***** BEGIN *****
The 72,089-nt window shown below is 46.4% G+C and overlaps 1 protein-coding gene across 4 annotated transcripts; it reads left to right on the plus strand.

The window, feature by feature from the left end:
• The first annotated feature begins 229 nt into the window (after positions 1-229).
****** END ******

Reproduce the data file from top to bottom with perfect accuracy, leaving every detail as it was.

The 72,089-nt window shown below is 46.4% G+C and overlaps 1 protein-coding gene across 4 annotated transcripts; it reads left to right on the plus strand.

The window, feature by feature from the left end:
• The first annotated feature begins 229 nt into the window (after positions 1-229).